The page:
I wouldn’t hold your breath for that one, it is hard enough to get enough head line posts here. So, if it doesn’t happen it won’t be anything personal.

    ————————————————-

    peachesgooner says:
    July 11, 2010 at 4:54 pm (Edit)

    London – we want to give everyone the chance to put forward their opinion, sometimes that needs a post rather than just a succession of comments.

    ————————————————–

    Peaches

    What on earth makes you think that I wouldn’t want to give everyone the chance to put their ideas forward?

    Please explain?

  30. kelsey says:

    I think that you misunderstood each other.

    If I am wrong, I apologise.

    I think London was saying to Jay jay that it was sometimes difficult for us on Arsenal Arsenal to always have a daily post, but nevertheless we do, and therefore at this moment of time it would be even harder to submit a post to Jay jay’s blog.

  31. London says:

    Thank you Kelsey

  32. 26may1989 says:

    60 minutes into the Final and it’s like watching Arsenal v Bolton – you just know the side with all the possession and on the receiving end of the rough stuff is running a serious risk of being turned over….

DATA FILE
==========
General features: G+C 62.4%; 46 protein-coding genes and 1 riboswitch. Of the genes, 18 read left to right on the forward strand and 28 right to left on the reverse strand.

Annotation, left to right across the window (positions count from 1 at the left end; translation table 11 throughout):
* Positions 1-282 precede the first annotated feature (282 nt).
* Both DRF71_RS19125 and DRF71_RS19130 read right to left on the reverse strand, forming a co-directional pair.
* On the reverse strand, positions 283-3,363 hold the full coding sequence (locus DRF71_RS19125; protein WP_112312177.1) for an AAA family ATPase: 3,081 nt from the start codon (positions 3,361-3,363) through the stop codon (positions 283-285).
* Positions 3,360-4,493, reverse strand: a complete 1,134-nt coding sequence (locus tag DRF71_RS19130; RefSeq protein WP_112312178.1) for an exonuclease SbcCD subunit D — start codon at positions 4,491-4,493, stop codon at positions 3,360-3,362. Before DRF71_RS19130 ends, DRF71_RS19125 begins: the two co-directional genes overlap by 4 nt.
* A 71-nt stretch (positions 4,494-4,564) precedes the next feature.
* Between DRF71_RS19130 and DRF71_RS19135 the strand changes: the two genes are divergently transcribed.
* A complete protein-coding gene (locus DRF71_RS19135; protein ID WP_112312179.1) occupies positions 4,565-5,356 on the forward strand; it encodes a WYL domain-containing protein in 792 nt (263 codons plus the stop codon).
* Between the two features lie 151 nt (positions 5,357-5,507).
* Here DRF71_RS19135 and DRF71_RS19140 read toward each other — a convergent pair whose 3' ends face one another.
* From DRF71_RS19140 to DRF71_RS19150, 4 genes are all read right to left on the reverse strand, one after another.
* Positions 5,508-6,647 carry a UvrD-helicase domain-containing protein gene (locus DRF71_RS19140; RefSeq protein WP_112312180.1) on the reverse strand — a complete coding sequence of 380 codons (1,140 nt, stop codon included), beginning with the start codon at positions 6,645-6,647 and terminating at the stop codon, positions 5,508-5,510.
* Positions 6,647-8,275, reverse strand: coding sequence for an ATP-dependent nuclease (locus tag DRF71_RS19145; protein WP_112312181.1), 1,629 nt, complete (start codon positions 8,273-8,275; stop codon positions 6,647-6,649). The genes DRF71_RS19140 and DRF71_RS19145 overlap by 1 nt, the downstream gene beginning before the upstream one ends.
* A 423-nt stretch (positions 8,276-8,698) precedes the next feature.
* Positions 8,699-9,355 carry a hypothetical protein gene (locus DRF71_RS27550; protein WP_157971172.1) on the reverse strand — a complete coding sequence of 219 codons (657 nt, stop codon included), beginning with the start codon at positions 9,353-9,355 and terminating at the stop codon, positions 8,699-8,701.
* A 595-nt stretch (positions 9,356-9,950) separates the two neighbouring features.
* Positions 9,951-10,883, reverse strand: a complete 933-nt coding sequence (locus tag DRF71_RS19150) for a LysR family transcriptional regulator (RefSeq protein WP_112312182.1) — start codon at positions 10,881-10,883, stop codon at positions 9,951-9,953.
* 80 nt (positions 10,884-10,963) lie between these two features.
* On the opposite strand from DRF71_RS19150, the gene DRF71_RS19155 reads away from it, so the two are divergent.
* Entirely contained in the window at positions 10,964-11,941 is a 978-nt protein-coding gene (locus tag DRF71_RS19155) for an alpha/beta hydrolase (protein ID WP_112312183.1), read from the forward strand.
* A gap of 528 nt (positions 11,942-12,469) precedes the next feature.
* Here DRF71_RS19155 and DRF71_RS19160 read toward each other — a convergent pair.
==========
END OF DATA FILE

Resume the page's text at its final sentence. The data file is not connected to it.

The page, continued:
One thing it definitely isn’t is a good game.

  33. Jay-Jay says:

    Completely agree with that, it’s fucking dire.

  34. tommystout says:

    this is exactly why arsenal don’t win the premiership year in year out.
    we have too many referees like webb who let the thuggery go.
    if arsenal played in la liga or italy they would win the league more often than not.
    Come on the FA, you have to assess the refereeing standards in the premiership.

  35. dandan says:

    Dont blame the ref you can bet your boots, Webb is under orders from Blatter and co. not to ruin the final by sending any one off if at all possible.